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You might consider a solar system to help maintain your batteries. At least 200 watts (400-600 is much better) with an MPPT controller. Have an inverter installed so you can run your microwave and other electronics when at an overnight stop. As for the generator you will need 3,000 watts to run an A/C unit. When you are doing a quick overnight it would be inconvenient to say the least to take your contractor type generator out of the storage bay, hook it up and fire it up to get power. Keeping it in the back of the truck improves security but you still have to go outside to take care of it. One thing to consider is to buy a new generator that's quiet and has remote start.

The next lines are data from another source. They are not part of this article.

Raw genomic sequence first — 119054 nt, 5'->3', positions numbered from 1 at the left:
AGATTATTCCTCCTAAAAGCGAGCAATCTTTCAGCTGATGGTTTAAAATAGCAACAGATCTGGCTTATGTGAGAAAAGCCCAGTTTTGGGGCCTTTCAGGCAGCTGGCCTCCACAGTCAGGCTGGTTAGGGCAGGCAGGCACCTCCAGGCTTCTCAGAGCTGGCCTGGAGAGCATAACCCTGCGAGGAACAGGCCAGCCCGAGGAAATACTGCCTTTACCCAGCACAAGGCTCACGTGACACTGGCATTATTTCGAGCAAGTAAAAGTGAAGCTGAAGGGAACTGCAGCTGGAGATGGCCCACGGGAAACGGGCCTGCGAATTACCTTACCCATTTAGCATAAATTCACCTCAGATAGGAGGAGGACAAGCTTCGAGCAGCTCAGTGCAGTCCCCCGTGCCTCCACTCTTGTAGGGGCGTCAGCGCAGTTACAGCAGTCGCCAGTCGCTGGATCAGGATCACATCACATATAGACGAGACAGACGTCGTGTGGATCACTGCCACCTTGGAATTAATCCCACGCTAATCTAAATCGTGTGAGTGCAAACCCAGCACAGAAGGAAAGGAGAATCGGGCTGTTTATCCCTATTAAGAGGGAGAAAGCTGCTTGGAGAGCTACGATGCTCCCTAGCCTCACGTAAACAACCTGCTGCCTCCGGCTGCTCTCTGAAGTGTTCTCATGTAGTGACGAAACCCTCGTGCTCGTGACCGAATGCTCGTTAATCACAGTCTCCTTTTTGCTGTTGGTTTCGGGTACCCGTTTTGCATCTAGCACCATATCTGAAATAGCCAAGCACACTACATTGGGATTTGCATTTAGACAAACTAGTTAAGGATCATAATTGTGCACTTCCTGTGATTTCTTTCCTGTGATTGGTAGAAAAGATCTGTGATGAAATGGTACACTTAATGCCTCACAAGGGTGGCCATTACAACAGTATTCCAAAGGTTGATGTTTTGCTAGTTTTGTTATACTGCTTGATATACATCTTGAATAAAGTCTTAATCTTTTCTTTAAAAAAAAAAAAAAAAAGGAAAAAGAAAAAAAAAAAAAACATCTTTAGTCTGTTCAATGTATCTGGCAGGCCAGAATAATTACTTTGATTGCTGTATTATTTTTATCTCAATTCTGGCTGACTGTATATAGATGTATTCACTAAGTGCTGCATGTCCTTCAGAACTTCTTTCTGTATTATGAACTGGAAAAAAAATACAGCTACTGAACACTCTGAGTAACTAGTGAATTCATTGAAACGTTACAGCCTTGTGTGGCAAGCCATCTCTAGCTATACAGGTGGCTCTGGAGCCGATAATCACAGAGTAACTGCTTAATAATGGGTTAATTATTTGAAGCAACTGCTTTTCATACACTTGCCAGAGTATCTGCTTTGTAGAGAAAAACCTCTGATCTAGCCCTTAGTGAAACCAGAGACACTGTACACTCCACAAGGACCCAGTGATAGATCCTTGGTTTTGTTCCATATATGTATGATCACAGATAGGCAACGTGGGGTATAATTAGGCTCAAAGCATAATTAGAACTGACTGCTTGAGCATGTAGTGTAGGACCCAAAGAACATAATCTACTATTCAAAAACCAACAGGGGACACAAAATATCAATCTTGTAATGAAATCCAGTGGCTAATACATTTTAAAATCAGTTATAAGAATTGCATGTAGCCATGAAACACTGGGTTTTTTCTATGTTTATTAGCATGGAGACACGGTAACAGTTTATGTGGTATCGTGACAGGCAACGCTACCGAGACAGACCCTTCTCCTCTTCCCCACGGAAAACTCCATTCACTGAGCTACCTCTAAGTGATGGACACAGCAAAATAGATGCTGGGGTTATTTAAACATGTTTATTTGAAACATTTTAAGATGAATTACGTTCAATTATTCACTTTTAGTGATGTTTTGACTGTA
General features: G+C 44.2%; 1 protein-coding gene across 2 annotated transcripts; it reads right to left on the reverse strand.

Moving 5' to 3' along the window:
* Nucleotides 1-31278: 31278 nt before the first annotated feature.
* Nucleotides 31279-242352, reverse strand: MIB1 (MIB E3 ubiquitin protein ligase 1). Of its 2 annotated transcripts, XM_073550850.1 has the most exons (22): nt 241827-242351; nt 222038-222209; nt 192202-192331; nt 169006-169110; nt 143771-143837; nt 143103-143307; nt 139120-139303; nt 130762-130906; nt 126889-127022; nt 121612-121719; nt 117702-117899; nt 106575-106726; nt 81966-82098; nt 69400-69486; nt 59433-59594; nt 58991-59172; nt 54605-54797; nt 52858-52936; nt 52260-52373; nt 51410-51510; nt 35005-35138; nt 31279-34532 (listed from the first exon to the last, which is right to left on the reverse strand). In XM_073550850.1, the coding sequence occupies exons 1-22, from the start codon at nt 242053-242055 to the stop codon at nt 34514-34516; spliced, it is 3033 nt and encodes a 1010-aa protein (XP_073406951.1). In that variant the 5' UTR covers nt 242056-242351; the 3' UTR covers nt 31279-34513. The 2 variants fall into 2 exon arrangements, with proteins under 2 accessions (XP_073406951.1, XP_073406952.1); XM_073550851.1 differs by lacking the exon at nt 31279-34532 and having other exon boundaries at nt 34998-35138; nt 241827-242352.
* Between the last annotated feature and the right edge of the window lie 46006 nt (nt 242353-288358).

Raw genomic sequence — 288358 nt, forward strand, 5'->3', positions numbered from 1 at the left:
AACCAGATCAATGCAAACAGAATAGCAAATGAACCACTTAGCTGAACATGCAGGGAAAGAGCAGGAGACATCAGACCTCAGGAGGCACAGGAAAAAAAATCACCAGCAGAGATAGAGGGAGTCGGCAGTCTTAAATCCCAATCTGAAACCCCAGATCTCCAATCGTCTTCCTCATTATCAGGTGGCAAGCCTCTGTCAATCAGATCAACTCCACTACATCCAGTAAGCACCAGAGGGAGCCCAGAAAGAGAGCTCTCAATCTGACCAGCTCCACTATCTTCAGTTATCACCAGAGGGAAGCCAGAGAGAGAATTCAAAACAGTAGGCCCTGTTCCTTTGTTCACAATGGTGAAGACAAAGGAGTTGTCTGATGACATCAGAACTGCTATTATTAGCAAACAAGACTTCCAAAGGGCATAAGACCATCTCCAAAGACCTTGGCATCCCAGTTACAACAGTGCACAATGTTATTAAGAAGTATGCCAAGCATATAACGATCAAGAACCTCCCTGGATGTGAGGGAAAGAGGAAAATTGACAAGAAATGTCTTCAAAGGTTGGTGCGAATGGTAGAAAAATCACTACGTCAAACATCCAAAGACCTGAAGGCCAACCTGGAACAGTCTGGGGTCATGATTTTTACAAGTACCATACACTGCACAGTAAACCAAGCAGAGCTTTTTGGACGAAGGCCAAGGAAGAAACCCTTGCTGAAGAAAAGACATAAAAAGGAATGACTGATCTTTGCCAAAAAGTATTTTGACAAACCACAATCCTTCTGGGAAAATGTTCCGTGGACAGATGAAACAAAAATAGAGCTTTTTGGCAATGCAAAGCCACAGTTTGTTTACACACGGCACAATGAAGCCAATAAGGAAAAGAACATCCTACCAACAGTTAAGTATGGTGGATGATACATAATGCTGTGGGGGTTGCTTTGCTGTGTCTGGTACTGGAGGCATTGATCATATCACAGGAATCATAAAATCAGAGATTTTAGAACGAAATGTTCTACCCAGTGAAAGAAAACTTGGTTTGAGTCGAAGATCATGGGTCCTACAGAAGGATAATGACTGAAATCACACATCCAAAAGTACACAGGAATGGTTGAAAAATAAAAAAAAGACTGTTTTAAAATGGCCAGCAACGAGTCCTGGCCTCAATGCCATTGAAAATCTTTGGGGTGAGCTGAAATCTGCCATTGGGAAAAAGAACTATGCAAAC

When you get into state/government type parks a quiet generator would be preferred as no one likes the loud thumpers.

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Not sure how far west you plan, but daytime camping at a truck stop or walmart wont be worth the time as you wont get a wink of sleep. So night stays in route are the usual stay overs at walmart and truck stops etc. Near the west coast above mid cali, night temps drop into very comfy temps. The pacific is a huge body with cold water. The rotation of the earth, brings weather inland from the water unlike the east coast which bring weather from inland to the water. Which............is why the local saying is "only fools and newcomers try to predict the weather in Oregon. :)